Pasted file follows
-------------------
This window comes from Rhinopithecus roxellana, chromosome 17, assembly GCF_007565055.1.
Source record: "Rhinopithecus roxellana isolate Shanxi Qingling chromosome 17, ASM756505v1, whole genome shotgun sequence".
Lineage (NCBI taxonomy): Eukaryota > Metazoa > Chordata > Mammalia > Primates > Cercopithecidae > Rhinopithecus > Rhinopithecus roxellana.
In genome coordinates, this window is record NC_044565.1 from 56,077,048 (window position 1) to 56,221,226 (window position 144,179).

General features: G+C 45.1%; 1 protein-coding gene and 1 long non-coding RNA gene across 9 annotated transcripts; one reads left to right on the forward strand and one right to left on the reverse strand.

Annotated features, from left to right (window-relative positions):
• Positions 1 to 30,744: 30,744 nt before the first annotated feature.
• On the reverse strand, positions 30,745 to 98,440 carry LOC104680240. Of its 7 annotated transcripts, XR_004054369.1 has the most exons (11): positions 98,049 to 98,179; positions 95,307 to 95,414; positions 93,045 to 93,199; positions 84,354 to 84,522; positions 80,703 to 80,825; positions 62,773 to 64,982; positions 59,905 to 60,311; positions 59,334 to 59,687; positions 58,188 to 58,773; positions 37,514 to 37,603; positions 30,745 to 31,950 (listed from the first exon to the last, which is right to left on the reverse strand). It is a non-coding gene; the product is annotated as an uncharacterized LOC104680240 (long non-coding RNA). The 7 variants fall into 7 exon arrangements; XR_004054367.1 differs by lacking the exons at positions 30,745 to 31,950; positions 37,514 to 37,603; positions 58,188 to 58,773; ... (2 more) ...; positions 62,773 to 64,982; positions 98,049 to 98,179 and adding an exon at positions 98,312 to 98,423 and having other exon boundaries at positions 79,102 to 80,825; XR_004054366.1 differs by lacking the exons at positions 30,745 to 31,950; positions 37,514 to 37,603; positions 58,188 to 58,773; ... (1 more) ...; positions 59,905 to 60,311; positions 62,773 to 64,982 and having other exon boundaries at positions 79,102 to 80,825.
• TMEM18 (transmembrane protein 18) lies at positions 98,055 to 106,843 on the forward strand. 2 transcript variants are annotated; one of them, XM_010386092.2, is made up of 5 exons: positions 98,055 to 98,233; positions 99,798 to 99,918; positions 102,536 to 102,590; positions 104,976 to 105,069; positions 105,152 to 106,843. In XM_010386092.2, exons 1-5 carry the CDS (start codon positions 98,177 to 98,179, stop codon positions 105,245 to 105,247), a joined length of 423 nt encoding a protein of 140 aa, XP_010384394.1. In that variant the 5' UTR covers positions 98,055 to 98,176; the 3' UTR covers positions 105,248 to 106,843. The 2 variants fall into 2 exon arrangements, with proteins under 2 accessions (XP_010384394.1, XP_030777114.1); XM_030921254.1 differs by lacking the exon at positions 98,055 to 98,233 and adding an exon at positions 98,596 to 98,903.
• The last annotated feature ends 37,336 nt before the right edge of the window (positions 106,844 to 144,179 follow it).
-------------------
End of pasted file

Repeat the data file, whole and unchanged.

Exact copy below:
This window comes from Rhinopithecus roxellana, chromosome 17, assembly GCF_007565055.1.
Source record: "Rhinopithecus roxellana isolate Shanxi Qingling chromosome 17, ASM756505v1, whole genome shotgun sequence".
Lineage (NCBI taxonomy): Eukaryota > Metazoa > Chordata > Mammalia > Primates > Cercopithecidae > Rhinopithecus > Rhinopithecus roxellana.
In genome coordinates, this window is record NC_044565.1 from 56,077,048 (window position 1) to 56,221,226 (window position 144,179).

General features: G+C 45.1%; 1 protein-coding gene and 1 long non-coding RNA gene across 9 annotated transcripts; one reads left to right on the forward strand and one right to left on the reverse strand.

Annotated features, from left to right (window-relative positions):
• Positions 1 to 30,744: 30,744 nt before the first annotated feature.
• On the reverse strand, positions 30,745 to 98,440 carry LOC104680240. Of its 7 annotated transcripts, XR_004054369.1 has the most exons (11): positions 98,049 to 98,179; positions 95,307 to 95,414; positions 93,045 to 93,199; positions 84,354 to 84,522; positions 80,703 to 80,825; positions 62,773 to 64,982; positions 59,905 to 60,311; positions 59,334 to 59,687; positions 58,188 to 58,773; positions 37,514 to 37,603; positions 30,745 to 31,950 (listed from the first exon to the last, which is right to left on the reverse strand). It is a non-coding gene; the product is annotated as an uncharacterized LOC104680240 (long non-coding RNA). The 7 variants fall into 7 exon arrangements; XR_004054367.1 differs by lacking the exons at positions 30,745 to 31,950; positions 37,514 to 37,603; positions 58,188 to 58,773; ... (2 more) ...; positions 62,773 to 64,982; positions 98,049 to 98,179 and adding an exon at positions 98,312 to 98,423 and having other exon boundaries at positions 79,102 to 80,825; XR_004054366.1 differs by lacking the exons at positions 30,745 to 31,950; positions 37,514 to 37,603; positions 58,188 to 58,773; ... (1 more) ...; positions 59,905 to 60,311; positions 62,773 to 64,982 and having other exon boundaries at positions 79,102 to 80,825.
• TMEM18 (transmembrane protein 18) lies at positions 98,055 to 106,843 on the forward strand. 2 transcript variants are annotated; one of them, XM_010386092.2, is made up of 5 exons: positions 98,055 to 98,233; positions 99,798 to 99,918; positions 102,536 to 102,590; positions 104,976 to 105,069; positions 105,152 to 106,843. In XM_010386092.2, exons 1-5 carry the CDS (start codon positions 98,177 to 98,179, stop codon positions 105,245 to 105,247), a joined length of 423 nt encoding a protein of 140 aa, XP_010384394.1. In that variant the 5' UTR covers positions 98,055 to 98,176; the 3' UTR covers positions 105,248 to 106,843. The 2 variants fall into 2 exon arrangements, with proteins under 2 accessions (XP_010384394.1, XP_030777114.1); XM_030921254.1 differs by lacking the exon at positions 98,055 to 98,233 and adding an exon at positions 98,596 to 98,903.
• The last annotated feature ends 37,336 nt before the right edge of the window (positions 106,844 to 144,179 follow it).